France Leads Europe’s Coronavirus Surge Just as Schools Reopen

The surge in new coronavirus cases in France is far outstripping increases in other European countries and is coming just as millions of children return to school, leaving the government weighing ways to respond.

New cases jumped by almost 9,000 Friday, the biggest daily increase since the start of the pandemic. That was almost twice the advance in Spain and about four times Italy’s, with daily cases in both countries at or near the highest gains in months. Infections are also surging in Germany and the U.K.

Part of the French spike is linked to testing increasing to more than 1 million a week, and policy makers can take some comfort from the fact that hospitalizations and fatalities are contained. The number of patients in intensive care was at 473 Friday, compared with about 7,000 at the peak. Still, the surge is coming just as 12 million students return to school, creating pressure for action on a government reluctant to consider a new, national lockdown.

“I can’t imagine a total re-confinement and the president doesn’t want to consider a general re-confinement,” Health Minister Olivier Veran said on BFM TV Saturday. “The lockdown was a lid on a cauldron that was spilling over. Today, we have other means to fight against the spread of the virus, and above all we’re able to track it.”

New measures did go into effect this week. Masks are now mandatory for companies with groups working in enclosed spaces and cities from Paris to Marseilles are making masks compulsory, even outside. Children older than 11 also have to cover their faces.

Some things remain sacrosanct. The Tour de France started in Nice last week after a two-month delay. Still, with strict health protocols in place, the cyclists’ Grand Depart was watched by just 100 people.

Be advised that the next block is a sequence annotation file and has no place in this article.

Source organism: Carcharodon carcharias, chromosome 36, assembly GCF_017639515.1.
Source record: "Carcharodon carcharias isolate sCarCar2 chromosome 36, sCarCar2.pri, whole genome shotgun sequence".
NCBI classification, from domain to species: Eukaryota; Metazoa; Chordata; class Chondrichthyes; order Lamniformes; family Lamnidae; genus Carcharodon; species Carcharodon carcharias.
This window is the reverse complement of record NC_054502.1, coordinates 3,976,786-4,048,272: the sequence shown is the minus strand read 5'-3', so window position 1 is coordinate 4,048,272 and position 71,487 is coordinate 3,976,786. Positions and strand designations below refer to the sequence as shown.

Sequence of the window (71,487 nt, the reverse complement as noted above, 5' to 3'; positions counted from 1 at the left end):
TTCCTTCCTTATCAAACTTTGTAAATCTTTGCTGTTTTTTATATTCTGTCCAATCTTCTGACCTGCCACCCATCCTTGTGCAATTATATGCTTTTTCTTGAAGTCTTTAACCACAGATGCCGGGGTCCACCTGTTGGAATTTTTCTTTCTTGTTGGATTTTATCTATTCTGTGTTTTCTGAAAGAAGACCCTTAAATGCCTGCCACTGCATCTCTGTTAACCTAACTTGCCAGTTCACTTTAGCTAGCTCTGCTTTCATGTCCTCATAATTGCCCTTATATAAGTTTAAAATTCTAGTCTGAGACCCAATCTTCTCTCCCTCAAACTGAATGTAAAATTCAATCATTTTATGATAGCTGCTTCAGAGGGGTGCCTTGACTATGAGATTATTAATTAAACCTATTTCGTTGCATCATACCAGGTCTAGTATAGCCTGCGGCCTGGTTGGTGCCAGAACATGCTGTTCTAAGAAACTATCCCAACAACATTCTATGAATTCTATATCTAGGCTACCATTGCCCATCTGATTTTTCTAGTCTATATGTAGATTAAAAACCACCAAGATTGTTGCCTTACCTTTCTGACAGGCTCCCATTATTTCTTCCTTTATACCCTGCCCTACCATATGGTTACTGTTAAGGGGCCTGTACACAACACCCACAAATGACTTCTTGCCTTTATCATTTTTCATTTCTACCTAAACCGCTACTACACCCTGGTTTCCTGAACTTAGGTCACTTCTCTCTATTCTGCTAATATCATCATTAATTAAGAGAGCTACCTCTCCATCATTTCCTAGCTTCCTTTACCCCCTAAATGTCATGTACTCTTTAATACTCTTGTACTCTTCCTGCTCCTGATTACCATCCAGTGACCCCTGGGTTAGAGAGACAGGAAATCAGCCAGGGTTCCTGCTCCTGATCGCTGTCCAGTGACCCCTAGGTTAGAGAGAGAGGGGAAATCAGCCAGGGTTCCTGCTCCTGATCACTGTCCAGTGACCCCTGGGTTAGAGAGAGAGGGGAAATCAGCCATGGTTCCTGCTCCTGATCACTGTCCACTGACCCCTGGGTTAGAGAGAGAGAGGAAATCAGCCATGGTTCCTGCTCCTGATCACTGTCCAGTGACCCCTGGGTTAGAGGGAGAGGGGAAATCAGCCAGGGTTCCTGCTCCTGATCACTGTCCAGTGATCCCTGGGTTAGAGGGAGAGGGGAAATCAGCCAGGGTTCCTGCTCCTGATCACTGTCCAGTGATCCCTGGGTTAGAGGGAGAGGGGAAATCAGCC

Across Europe, cases have been jumping due to a combination of stepped up testing and an easing of lockdown measures that permitted millions to travel this summer. Reviving broad lockdowns may not be an option for leaders struggling to revive crippled economies who are facing growing public fatigue, and even open opposition to restrictions that have triggered protests in places like Germany, the U.K. and Italy.

The economy may continue to take priority over lockdowns as long as hospitalizations and fatalities remain constrained. Many of the new infections have been among younger, healthier people, who tend to recover more quickly and with fewer complications. President Emmanuel Macron’s government announced a 100 billion-euro ($118 billion) stimulus plan on Sept. 3, as France tries to revive an economy that forecast to contract 11% this year.

Macron Throws 100 Billion Euros at French Economic Relaunch

Italian Prime Minister Giuseppe Conte said Saturday that the country would favor local restrictions over a nationwide lockdown. New cases on Saturday rose by 1,695, down slightly from a four-month high of 1,733 Friday. Former Prime Minister Silvio Berlusconi, 83, was hospitalized this week after testing positive for Covid-19.

“We won’t find ourselves in a situation to order a general lockdown; at worst we’ll have to intervene in a targeted way, with restrictive measures for narrowly defined areas,” Conte said at a conference on Saturday.

Conte doesn’t want to allow fans in soccer stadiums for the Serie A season starting later this month. He also denied responsibility for the reopening of nightclubs during the summer, which is suspected to have contributed to the surge in cases. He blamed that decision on regional governments, and his administration ordered the closing of clubs again in mid-August.

Spanish Prime Minister Pedro Sanchez said on Aug. 25 that another lockdown is not on the table, putting the response in the hands of regional authorities. Spain had one of the strictest lockdowns in Europe, helping contain the spread from the pandemic that caused more than 29,000 deaths. Cases rose by more than 5,000 on Friday, the highest in four months.




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